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  • Edvard Westermarck on Morality: The Light Before the Darkness Fell

    Posted on October 18th, 2014 Helian 3 comments

    The nature of morality became obvious to anyone who cared to think about it after Darwin published his great theory, including Darwin himself.  In short, it became clear that the “root causes” of morality were to be found in “human nature,” our specie’s collection of evolved behavioral predispositions.  As the expression of evolved traits, morality has no purpose, unless one cares to use that term as shorthand for the apparent biological function it serves.  It exists because it enhanced the probability that the creatures with the genetic endowment that gave rise to it would survive and reproduce in the conditions that existed when those genes appeared.  As a result, there are no moral “truths.”  Rather, morality is a subjective phenomenon with emotional rather than logical origins.

    So much became obvious to many during the decades that following the publication of On the Origin of Species in 1859.  One man spelled out the truth more explicitly, clearly, and convincingly than any other.  That man was Edvard Westermarck.

    Westermarck was a Finnish philosopher and sociologist who published his seminal work on morality, The Origin and Development of the Moral Ideas, in 1906.  As we now know in retrospect, the truths in that great book were too much for mankind to bear.  The voices repeating those truths became fewer, and were finally silenced.  The darkness returned, and more than a century later we are still struggling to find our way out of the fog.  It should probably come as no surprise.  It goes without saying that the truth was unpalatable to believers in imaginary super beings.  Beyond that, the truth relegated the work of most of the great moral philosophers of the past to the status  of historical curiosities.  Those who interpreted their thought for the rest of us felt the ground slipping from beneath their feet.  Experts in ethics and morality became the equivalent of experts in astrology, and a step below the level of doctors of chiropracty.  Zealots of Marxism and the other emerging secular versions of religion rejected a truth that exposed the absurdity of attempts to impose new versions of morality from on high.  As for the average individuals of the species Homo sapiens, they rejected the notion that the “Good” and “Evil” objects that their emotions portrayed so realistically, and that moved them so profoundly, were mere fantasies.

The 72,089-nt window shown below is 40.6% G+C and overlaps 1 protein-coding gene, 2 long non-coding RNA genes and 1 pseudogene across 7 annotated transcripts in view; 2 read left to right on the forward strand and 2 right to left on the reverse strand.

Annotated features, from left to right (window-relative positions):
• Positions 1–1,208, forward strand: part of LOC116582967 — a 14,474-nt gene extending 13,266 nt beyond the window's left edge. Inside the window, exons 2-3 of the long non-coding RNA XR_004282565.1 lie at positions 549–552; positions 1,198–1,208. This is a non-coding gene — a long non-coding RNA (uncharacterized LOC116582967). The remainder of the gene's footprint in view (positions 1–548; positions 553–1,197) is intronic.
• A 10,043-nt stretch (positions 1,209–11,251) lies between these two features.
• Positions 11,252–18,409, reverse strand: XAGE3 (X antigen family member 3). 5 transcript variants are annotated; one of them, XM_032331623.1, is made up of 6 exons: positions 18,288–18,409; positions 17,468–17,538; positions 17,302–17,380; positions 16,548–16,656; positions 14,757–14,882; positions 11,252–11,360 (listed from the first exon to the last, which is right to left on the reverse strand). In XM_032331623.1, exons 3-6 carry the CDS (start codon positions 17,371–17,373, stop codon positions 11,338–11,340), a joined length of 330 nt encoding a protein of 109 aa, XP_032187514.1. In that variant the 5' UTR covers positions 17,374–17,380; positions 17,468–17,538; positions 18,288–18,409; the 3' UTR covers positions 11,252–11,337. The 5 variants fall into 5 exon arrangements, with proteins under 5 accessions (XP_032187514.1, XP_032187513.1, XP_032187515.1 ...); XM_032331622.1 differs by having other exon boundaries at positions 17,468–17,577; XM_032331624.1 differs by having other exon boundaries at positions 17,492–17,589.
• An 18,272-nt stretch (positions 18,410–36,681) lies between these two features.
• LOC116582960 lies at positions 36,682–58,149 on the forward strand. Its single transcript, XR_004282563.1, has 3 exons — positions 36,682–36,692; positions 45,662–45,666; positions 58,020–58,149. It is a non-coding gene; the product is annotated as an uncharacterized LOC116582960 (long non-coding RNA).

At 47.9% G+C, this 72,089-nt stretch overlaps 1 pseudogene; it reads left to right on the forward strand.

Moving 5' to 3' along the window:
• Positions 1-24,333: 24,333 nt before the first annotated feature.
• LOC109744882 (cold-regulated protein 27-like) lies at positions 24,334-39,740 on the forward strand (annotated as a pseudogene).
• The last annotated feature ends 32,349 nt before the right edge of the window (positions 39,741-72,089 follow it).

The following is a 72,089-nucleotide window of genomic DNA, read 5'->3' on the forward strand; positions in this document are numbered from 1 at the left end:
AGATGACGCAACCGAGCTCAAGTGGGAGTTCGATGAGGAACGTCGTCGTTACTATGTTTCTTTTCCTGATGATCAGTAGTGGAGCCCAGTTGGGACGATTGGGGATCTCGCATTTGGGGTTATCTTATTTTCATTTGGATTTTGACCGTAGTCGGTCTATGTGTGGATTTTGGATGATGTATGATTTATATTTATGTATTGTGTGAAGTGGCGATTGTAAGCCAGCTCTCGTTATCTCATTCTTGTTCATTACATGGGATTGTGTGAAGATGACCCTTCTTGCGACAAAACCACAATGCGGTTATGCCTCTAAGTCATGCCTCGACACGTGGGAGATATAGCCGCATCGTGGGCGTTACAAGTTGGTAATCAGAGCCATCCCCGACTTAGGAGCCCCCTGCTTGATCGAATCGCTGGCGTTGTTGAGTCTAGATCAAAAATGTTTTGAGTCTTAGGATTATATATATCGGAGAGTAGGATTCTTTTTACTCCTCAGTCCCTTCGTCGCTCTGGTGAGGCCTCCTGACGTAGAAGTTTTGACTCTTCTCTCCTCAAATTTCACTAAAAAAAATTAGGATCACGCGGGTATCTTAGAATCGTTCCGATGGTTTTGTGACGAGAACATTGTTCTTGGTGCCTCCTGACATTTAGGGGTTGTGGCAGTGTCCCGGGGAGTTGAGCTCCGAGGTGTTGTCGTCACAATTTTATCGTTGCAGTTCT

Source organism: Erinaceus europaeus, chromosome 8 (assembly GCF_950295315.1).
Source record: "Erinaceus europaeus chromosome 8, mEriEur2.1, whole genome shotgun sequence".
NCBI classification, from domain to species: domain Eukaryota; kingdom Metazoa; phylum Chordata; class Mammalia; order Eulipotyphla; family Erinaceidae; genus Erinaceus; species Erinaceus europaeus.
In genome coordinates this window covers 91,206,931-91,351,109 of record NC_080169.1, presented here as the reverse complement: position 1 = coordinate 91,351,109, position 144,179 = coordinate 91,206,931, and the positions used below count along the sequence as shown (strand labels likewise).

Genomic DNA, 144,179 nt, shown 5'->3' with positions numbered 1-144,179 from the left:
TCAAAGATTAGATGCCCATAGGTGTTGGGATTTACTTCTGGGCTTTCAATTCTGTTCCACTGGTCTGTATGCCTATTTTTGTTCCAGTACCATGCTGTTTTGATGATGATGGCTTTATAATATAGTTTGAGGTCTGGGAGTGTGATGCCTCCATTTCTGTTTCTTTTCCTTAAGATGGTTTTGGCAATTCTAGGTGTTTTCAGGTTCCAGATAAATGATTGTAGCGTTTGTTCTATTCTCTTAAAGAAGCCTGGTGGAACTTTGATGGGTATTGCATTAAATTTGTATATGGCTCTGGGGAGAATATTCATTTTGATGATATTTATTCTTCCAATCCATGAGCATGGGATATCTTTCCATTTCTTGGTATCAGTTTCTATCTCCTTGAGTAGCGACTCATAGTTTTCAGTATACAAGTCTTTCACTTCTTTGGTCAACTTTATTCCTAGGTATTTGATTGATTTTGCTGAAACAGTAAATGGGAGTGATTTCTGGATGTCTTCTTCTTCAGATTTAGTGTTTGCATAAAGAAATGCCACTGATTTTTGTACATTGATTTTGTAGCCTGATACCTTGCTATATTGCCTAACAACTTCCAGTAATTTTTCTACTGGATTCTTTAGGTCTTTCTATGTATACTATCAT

The result was more or less predictable.  Westermarck and the rest were shouted down.  The Blank Slate debacle turned the behavioral sciences into so many strongholds of an obscurantist orthodoxy.  The blind exploitation of moral emotions in the name of such newly concocted “Goods” as Nazism and Communism resulted in the deaths of tens of millions, and misery on a vast scale.  The Academy became the spawning ground of a modern, secular version of Puritanism, more intolerant and bigoted than the last.  In the case of Westermarck, the result has, at least, been more amusing.  He has been hidden in plain sight.  On his Wiki page, for example, he is described as one who “studied exogamy and incest taboo.”  To the extent that his name is mentioned at all, it is usually in connection with the Westermarck Effect, according to which individuals in close proximity in the early years of life become sexually desensitized to each other.  So much for the legacy of the man who has a good claim to be the most profound thinker on the subject of morality to appear since the days of Hume.

    Let us cut to the chase and consider what Westermarck actually said.  In the first place, he stressed a point often completely overlooked by modern researchers in the behavioral sciences; the complex emotions we now associate with morality did not suddenly appear fully formed like Athena from the forehead of Zeus.  Rather, they represent the results of a continuous process of evolution from simpler emotional responses that Westermarck grouped into the categories of “resentment” and “approval.”  These had existed in many animal species long before hominids appeared on the scene.  They were there as a result of natural selection.  As Westermarck put it:

    As to their origin, the evolutionist can hardly entertain a doubt. Resentment, like protective reflex action, out of which it has gradually developed, is a means of protection for the animal. Its intrinsic object is to remove a cause of pain, or, what is the same, a cause of danger. Two different attitudes maybe taken by an animal towards another which has made it feel pain: it may either shun or attack its enemy. In the former case its action is prompted by fear, in the latter by anger, and it depends on the circumstances which of these emotions is the actual determinant. Both of them are of supreme importance for the preservation of the species, and may consequently be regarded as elements in the animal’s mental constitution which have been acquired by means of natural selection in the struggle for existence.

    From what has been said above it is obvious that moral resentment is of extreme antiquity in the human race, nay that the germ of it is found even in the lower animal world among social animals capable of feeling sympathetic resentment.  The origin of custom as a moral rule no doubt lies in a very remote period of human history.